There are three ways to use the new PKR:

  1. Browse and click on color-coded boxes that appear as if by magic as you scroll down.
  2. Click on a category for all the ParenTips under that particular category.
  3. Go to the Site Map (link) for an:
    • a) alphabetical list of all ParenTips.
    • b) A list of all 8 categories with every ParenTip in that category listed alphabetically.

Or mix and match! Have fun as you get the information you need!

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My best advice: DON’T!

Parents do serve as human alarm clocks during the early school years. But obviously we’re not going to be around forever and dorm rooms at college are too small for a person-size alarm.

I recommend the early purchase of a personal alarm clock for each child. When? Obviously the child has to be old enough to tell time and dextrous enough to set the alarm. The average would be fourth grade but some kids are ready earlier.

In the beginning parents have to add setting the alarm to the bedtime ritual of getting school clothes, books, and homework ready for the morning.

In the beginning parents also have to be sure the child sets the alarm at a suitable time. An occasional daredevil will figure, “School starts at eight, I’ll set the alarm for ten to.” Help the child learn how to calculate backwards: “I have to leave at 7:30. It takes me 15 minutes to get dressed and washed. Breakfast and brushing my teeth again takes 20 minutes. If I set the alarm for 6:45 I’ll have extra time for contingencies.” Explain what “contingencies” are-”It might start to rain and you have to find your jacket.” or “You forgot to get a permission slip signed.”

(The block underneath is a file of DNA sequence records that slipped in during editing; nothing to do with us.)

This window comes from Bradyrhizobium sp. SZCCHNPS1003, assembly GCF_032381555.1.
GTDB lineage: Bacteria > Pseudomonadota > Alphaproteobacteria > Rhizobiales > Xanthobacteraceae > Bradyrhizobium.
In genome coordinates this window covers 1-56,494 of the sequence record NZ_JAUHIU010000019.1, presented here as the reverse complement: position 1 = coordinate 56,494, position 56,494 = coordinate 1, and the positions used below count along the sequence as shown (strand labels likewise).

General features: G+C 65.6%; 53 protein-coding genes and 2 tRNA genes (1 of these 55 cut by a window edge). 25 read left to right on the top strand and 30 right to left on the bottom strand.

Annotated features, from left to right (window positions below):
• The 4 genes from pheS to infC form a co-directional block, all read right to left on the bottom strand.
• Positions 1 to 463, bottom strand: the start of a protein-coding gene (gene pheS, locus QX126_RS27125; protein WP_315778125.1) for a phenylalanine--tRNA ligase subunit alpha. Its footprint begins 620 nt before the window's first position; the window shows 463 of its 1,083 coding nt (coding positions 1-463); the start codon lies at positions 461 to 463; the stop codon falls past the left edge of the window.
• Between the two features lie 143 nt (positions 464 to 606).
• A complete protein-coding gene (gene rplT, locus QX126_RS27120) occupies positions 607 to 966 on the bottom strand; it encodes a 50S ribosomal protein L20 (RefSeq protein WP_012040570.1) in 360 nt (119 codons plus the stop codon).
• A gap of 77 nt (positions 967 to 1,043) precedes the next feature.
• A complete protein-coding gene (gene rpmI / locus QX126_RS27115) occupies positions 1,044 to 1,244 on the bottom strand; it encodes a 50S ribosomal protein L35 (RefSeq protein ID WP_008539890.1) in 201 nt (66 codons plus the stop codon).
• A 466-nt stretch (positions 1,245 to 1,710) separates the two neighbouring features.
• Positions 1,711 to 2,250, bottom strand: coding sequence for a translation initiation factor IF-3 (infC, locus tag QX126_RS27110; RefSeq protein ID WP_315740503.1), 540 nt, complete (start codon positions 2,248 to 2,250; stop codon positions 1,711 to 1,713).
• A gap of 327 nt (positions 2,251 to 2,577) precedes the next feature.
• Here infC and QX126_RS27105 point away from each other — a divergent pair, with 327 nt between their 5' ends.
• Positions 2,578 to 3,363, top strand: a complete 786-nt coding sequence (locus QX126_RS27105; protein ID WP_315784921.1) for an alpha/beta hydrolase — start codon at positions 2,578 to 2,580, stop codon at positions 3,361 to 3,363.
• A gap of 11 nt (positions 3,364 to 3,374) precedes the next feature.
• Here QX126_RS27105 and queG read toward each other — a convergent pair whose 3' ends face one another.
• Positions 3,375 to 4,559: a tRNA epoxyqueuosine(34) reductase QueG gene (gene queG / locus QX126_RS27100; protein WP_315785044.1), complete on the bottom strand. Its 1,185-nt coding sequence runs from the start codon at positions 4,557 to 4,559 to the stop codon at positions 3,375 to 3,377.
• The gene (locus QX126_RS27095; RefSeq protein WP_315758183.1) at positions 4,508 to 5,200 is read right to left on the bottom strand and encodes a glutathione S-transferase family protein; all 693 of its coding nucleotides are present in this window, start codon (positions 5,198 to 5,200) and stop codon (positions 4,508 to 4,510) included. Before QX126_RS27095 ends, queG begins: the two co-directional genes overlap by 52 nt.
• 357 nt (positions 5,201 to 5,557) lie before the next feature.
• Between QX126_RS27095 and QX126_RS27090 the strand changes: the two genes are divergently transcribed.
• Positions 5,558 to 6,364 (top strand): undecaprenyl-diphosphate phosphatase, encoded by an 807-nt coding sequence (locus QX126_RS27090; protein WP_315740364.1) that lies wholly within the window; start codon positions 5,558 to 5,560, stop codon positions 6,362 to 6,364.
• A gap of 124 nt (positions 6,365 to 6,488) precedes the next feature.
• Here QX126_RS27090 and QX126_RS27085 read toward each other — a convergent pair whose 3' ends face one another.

Obviously there will have to be some reminders to be sure the alarm is set. There might have to be some discussions about changing the morning schedule if your schedule changes. But by the time the child is in middle school getting ready for school and getting there on time should be the child’s responsibility.

You didn’t do this and now you have a teenager who can’t get out of bed in the morning and neighbors are beginning to complain about the morning screams (“Get out of bed this instant young man! I’ve called you five times!”)?

Time for remedial action. Three easy steps:

o Resign from your alarm-clock function. Tell your child you will never wake him or her again unless the house is on fire.

o Insist that your teen buy an alarm clock immediately out of allowance funds (this makes the kid have a better sense of ownership than if you buy it).

o Allow the teen to suffer whatever consequences occur. You have to leave for work? Your son will have to walk and will be late to school and it’s HIS PROBLEM, not yours.

Remember with all parenting remedial actions NEVER GO BACK TO YOUR OLD HABIT, not even once!